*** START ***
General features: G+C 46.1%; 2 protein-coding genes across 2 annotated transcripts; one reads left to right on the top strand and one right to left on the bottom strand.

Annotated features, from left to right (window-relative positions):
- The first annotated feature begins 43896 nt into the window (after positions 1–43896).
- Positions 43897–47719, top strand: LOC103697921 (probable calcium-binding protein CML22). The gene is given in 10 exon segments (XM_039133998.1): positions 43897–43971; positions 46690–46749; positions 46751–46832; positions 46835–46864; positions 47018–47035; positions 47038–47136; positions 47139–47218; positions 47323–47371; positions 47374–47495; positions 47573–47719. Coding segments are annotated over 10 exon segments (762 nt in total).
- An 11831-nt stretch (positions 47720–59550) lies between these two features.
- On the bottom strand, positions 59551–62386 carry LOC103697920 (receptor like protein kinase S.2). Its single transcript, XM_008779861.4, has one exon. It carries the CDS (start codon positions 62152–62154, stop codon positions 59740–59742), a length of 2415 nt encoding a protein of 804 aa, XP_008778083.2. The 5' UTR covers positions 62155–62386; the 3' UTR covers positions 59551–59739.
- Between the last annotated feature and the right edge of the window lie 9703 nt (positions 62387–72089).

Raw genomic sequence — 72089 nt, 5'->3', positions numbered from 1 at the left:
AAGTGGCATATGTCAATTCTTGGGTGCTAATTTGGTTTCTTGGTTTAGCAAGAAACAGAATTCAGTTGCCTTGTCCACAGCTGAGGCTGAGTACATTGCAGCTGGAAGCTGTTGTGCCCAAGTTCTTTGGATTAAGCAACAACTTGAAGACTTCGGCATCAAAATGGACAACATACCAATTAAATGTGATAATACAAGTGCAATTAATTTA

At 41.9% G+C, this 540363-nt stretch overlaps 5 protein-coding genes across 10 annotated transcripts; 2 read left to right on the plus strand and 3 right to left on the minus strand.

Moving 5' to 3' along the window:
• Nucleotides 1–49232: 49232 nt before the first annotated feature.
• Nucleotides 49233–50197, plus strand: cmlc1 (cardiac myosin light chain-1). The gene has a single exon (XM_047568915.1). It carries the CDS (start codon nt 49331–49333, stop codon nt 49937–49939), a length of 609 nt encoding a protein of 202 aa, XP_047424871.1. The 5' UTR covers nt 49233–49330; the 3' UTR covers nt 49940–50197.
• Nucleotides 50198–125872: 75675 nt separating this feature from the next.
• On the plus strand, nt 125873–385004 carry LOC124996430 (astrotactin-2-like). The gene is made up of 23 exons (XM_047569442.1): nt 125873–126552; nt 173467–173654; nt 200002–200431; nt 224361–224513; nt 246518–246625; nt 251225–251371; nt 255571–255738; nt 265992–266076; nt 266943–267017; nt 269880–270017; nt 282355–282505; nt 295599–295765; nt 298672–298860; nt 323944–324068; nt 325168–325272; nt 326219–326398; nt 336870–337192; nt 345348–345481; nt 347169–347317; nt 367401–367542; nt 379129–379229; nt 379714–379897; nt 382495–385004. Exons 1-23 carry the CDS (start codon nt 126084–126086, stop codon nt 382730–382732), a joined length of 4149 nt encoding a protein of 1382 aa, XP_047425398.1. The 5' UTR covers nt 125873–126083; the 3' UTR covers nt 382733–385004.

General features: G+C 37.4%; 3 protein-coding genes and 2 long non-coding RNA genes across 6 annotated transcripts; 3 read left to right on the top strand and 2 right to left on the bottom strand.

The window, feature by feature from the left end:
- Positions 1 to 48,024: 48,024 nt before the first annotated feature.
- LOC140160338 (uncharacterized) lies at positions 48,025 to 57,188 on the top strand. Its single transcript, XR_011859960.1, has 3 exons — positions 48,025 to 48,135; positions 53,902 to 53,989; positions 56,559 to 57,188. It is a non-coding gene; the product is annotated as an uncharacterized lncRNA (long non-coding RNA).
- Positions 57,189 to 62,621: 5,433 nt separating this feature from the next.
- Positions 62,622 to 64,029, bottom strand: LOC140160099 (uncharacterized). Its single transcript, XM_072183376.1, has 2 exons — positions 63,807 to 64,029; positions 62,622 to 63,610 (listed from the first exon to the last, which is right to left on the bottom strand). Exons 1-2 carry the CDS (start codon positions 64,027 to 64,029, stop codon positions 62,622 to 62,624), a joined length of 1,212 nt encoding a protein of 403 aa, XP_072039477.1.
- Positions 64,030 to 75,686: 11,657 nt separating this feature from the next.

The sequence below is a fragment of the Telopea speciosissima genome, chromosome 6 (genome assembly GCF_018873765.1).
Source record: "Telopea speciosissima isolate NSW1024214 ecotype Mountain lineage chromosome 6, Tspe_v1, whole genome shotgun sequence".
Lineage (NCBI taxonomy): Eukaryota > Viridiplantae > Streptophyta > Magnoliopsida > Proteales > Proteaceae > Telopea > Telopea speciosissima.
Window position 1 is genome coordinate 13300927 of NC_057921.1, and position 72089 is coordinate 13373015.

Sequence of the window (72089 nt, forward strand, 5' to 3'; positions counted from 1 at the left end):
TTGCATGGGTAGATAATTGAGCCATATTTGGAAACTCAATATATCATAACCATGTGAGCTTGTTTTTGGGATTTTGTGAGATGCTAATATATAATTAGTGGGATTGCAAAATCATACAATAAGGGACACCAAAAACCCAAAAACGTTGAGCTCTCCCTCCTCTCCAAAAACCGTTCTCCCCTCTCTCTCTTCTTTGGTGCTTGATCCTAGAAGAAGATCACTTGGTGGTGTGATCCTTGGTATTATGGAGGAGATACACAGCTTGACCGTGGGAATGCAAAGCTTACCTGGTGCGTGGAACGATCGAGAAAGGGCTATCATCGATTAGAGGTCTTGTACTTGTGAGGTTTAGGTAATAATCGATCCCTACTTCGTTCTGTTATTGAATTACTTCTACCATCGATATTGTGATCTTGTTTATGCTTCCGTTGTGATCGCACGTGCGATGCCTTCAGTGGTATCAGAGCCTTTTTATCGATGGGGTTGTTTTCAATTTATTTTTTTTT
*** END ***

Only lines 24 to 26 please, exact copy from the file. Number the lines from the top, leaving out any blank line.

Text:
Source record: "Telopea speciosissima isolate NSW1024214 ecotype Mountain lineage chromosome 6, Tspe_v1, whole genome shotgun sequence".
Lineage (NCBI taxonomy): Eukaryota > Viridiplantae > Streptophyta > Magnoliopsida > Proteales > Proteaceae > Telopea > Telopea speciosissima.
Window position 1 is genome coordinate 13300927 of NC_057921.1, and position 72089 is coordinate 13373015.